The knock on him is his throwing. He's made a slew of errors, many on throws. His 23 errors is tied for first with Miguel Cabrera. But another gold glove candidate, David Wright, has 21, just two fewer, despite having many fewer fielding opportunities. Zimmerman's .954 fielding percentage is 8th in the league among qualified fielders (2/3 of team's games, I believe). But it's higher than David Wright's.

We need to look at those errors a bit more closely. Of his 23, 15 have been throwing errors. 8 came on bobbles/drops, those sorts of plays. He certainly deserves some of those errors, but I'd also suggest that at least 1/3 of them are a function of having Dmitri Young playing first. Dmitri has decent hands for things thrown right to him, but he has the range and mobility of a wounded elephant seal. Some of the errors (and I can't quote you a number, just going off memory) were on tough snares/picks and are throws that a more mobile 1B would've knocked down. In some cases, the batter would have been given a hit instead, but because the ball got past Dmitri and down the line, allowing the runner to advance to second, the error was the correct call.

That's not to excuse his poor throwing, just putting into context that his high throwing error total might be a function of poor help at first.

There are 7 other NL 3B who have more pure fielding errors (ie: not throws) than him, and again, he's had more chances than anyone else. If you want to do something screwy and recalculate his fielding percentage ignoring throwing errors (cheesy, I know), then Zimmerman shoots up to second in the league among qualified 3B. He's sure-handed, if not sure-armed.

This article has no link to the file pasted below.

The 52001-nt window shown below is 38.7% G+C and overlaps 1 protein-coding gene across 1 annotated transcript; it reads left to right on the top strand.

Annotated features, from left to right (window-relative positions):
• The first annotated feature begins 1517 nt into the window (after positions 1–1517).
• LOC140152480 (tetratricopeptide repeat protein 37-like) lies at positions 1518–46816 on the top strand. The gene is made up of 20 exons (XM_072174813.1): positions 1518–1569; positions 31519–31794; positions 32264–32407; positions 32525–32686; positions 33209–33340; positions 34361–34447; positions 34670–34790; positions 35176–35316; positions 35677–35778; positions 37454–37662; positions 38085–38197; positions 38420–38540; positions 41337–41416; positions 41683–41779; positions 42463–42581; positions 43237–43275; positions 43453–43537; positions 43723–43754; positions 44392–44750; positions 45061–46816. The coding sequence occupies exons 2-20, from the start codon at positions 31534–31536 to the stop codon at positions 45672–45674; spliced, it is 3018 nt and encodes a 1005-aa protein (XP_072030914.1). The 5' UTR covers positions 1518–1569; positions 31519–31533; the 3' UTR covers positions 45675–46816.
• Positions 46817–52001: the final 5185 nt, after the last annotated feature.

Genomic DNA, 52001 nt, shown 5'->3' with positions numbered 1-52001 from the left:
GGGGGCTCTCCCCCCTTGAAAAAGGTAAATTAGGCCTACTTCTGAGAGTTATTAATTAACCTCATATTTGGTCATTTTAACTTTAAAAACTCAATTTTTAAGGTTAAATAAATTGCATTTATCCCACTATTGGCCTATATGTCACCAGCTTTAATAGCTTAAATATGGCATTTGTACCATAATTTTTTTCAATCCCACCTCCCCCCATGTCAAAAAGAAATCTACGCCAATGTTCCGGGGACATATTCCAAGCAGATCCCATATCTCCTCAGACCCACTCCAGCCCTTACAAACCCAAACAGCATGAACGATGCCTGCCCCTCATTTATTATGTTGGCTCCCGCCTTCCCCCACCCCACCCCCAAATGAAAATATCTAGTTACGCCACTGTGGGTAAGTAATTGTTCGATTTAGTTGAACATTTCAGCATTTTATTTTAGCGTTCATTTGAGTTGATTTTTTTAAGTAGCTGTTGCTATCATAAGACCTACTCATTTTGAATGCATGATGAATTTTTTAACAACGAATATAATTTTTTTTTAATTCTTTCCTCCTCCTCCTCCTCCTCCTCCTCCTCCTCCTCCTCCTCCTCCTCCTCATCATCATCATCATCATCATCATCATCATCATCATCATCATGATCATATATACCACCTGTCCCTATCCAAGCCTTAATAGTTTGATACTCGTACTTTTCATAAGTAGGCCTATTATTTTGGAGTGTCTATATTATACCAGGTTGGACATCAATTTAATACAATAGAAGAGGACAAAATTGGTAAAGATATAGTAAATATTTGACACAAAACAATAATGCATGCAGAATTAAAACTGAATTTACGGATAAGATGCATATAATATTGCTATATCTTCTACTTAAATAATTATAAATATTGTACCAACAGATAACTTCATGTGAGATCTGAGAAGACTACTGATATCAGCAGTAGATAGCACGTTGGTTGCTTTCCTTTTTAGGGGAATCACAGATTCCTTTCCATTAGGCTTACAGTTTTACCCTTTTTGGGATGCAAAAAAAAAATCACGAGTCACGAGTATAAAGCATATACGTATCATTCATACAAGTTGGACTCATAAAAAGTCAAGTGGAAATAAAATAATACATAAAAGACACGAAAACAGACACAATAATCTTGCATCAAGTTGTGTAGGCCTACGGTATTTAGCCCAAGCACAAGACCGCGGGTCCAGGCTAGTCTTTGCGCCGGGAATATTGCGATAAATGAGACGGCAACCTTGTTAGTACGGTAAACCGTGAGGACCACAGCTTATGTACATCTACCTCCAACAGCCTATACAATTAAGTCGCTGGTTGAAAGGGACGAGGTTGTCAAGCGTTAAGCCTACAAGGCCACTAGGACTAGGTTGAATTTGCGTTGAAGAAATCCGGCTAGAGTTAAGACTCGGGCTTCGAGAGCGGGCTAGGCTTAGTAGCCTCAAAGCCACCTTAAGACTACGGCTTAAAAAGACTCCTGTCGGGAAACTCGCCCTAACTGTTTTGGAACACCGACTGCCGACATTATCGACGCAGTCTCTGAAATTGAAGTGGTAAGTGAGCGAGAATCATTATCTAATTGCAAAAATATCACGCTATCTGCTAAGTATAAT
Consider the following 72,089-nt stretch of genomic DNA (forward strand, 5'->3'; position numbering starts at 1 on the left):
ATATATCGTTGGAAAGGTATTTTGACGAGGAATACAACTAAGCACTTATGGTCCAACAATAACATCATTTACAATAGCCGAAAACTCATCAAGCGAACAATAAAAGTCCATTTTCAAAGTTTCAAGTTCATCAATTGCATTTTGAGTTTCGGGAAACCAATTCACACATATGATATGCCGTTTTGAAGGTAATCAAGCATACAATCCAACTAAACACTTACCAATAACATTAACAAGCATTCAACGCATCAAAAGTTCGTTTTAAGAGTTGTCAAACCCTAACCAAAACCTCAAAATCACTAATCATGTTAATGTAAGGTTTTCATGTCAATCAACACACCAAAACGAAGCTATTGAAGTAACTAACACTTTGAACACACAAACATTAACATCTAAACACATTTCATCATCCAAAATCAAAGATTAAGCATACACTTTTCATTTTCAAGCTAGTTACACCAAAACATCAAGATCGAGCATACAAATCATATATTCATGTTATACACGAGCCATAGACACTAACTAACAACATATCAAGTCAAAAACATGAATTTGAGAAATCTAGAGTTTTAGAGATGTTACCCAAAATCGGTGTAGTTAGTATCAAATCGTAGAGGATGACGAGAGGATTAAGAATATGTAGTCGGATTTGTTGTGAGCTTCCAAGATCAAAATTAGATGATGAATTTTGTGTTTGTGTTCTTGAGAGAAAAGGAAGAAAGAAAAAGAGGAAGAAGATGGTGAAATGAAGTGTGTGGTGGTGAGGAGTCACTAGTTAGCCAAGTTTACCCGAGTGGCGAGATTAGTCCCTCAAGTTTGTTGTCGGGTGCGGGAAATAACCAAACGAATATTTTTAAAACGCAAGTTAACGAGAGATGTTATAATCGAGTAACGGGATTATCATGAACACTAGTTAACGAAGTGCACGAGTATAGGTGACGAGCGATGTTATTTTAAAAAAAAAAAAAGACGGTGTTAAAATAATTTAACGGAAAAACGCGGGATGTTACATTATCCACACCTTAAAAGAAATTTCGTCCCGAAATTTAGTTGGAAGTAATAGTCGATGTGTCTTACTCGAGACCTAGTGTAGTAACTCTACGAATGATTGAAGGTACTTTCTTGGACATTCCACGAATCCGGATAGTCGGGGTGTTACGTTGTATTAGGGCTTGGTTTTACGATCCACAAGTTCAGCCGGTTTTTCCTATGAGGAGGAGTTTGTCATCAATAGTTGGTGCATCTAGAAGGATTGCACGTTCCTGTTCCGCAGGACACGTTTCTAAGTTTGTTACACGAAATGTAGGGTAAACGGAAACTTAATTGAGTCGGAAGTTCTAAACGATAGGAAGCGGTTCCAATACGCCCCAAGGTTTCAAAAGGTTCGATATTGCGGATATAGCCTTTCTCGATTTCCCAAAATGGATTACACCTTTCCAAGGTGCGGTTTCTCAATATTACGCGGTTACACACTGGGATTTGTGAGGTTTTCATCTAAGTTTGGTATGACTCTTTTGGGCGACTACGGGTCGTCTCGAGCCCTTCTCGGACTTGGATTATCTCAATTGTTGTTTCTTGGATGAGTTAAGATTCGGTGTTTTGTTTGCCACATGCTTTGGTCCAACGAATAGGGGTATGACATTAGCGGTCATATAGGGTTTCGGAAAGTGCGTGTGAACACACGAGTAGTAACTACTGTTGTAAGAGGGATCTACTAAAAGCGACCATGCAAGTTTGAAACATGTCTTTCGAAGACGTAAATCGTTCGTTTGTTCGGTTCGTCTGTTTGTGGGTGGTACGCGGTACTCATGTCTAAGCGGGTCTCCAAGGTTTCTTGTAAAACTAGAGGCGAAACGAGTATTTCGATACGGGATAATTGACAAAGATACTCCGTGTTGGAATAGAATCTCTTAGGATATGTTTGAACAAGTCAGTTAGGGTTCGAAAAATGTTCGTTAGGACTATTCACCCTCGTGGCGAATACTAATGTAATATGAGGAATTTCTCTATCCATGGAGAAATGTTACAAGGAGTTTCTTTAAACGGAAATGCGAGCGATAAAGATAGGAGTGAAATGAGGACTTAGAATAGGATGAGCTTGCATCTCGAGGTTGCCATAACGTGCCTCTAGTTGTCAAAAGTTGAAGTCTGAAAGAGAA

One last diversion... on zone rating. I've discussed it a few times before. Nutshell: each fielder is assigned an area of the field (a zone). He gets credit each time he converts a ball into his zone into an out, and the stat measures the percentage of balls hit into his zone that he turns into outs. Zimmerman is third in the league in the stat, converting 71% of the balls hit to the 3B area into outs. He's behind Rolen, who hasn't played much, and well behind Pedro Feliz -- who probably has a decent argument, but I'll rule out because nobody knows who the hell he is... plus he sucks with the bat!

What's interesting, though, is the column next to that, OOZ. That measures those plays a fielder makes that aren't directly apportioned to a fielder's zone. Some of those tough snares down the line from the highlights above are likely out of the regular 3B's zone. So when you say "yeah, but Zimmerman gets to balls other 3B wouldn't," you've got your number: 70 of 'em. That total is good for second in the league, and it's well above those immediately surrounding him in zone rating.

In other words, if you factor those in, it's entirely possible -- likely, in fact -- that Zimmerman has the best range statistically in the league.

The numbers say he's a great candidate.

The video and scouting observations say he's a great candidate.

Ryan Zimmerman deserves the Gold Glove.